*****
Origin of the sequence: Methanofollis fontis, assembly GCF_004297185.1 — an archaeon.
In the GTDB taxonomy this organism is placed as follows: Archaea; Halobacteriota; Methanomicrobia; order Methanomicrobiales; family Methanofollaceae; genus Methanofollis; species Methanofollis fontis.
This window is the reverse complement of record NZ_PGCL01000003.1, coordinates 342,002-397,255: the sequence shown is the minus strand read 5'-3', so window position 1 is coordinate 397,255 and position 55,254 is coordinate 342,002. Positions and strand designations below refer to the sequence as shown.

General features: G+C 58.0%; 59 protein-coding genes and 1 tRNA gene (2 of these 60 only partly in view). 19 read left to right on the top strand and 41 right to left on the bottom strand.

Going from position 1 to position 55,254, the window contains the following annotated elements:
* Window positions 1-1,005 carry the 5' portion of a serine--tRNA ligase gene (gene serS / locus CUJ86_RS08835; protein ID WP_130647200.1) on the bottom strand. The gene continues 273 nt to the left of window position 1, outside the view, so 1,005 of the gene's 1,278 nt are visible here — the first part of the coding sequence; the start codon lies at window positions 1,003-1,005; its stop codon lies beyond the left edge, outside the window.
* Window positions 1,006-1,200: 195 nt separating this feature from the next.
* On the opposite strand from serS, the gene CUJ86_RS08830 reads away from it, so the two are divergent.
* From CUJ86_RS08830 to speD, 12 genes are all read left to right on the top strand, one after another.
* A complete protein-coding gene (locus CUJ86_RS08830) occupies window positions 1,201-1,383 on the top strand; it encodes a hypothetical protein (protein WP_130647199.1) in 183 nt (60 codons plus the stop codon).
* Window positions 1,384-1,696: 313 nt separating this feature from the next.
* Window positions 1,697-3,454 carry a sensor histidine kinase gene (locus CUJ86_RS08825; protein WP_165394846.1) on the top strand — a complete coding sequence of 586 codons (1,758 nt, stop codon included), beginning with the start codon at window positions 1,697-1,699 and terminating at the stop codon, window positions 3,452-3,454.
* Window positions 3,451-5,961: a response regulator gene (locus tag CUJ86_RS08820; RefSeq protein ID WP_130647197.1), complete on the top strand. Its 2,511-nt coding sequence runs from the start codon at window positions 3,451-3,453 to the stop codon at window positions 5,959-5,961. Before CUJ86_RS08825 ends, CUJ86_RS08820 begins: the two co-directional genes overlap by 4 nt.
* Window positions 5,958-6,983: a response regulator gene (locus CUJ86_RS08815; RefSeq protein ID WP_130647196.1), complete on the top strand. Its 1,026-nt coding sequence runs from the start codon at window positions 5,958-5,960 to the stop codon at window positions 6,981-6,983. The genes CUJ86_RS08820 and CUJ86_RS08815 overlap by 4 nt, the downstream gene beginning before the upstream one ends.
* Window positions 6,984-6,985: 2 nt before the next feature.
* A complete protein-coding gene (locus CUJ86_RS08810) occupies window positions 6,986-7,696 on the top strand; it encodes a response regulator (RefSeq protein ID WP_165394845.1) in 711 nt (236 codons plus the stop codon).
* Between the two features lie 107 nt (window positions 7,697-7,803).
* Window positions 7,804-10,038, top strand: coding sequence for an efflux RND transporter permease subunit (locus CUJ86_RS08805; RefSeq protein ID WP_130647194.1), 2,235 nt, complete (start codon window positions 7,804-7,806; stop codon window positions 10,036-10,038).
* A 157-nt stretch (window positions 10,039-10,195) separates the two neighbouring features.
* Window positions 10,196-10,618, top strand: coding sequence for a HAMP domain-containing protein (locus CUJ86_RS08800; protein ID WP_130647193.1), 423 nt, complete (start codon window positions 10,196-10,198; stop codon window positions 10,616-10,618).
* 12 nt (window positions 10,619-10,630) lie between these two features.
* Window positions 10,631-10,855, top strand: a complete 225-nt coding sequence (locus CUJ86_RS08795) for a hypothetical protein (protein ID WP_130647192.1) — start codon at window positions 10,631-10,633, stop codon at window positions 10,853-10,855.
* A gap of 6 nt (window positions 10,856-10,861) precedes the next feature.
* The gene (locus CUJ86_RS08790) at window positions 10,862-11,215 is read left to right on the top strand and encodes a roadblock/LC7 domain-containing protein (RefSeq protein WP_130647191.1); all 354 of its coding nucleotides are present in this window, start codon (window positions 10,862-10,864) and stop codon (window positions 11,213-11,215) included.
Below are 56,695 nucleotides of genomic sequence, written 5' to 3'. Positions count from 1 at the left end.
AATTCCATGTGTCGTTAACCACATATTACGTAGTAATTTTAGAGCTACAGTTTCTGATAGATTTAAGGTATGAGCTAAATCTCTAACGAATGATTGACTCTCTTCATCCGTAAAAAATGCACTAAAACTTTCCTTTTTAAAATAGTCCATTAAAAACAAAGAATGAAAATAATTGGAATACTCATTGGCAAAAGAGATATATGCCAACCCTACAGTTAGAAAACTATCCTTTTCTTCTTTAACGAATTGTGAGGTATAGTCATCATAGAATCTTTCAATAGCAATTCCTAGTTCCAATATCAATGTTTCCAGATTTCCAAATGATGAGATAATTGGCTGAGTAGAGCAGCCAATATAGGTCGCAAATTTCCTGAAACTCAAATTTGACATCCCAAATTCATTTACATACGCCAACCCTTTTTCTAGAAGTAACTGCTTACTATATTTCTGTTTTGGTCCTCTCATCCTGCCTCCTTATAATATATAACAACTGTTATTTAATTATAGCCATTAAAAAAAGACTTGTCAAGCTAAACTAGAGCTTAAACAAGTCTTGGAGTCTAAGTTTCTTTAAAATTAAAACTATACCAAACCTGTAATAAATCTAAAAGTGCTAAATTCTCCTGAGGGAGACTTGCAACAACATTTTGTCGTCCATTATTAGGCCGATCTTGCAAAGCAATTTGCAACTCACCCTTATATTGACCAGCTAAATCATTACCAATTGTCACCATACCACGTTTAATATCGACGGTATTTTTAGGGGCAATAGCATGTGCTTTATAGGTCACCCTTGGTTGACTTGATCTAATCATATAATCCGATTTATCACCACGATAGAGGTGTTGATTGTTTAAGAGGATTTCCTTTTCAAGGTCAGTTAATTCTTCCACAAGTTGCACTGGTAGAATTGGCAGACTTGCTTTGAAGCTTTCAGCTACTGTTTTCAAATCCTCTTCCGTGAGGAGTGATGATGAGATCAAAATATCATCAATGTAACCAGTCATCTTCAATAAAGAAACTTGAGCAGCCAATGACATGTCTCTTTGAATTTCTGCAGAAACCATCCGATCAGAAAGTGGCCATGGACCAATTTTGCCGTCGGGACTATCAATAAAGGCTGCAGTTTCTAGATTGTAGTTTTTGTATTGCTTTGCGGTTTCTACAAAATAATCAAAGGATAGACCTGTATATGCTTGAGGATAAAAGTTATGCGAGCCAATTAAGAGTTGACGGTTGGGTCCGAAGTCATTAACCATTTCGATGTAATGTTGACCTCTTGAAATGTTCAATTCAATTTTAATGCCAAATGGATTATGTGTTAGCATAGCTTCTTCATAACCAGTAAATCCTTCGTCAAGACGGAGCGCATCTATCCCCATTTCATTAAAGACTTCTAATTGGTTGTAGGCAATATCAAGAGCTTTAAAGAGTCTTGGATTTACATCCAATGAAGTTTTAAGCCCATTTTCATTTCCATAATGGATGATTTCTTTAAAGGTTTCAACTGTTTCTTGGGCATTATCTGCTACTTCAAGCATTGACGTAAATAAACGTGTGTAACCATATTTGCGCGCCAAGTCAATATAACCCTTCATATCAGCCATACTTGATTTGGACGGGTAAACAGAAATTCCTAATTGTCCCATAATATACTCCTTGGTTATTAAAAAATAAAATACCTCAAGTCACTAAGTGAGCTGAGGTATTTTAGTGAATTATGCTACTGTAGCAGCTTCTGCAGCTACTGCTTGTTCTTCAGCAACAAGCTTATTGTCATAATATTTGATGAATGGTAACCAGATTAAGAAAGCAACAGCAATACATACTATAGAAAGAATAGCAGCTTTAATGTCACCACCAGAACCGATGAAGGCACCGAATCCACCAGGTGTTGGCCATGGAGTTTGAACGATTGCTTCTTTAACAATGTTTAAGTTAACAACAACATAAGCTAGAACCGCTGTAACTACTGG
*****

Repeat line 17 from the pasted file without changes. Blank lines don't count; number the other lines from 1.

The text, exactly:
* Between the two features lie 107 nt (window positions 7,697-7,803).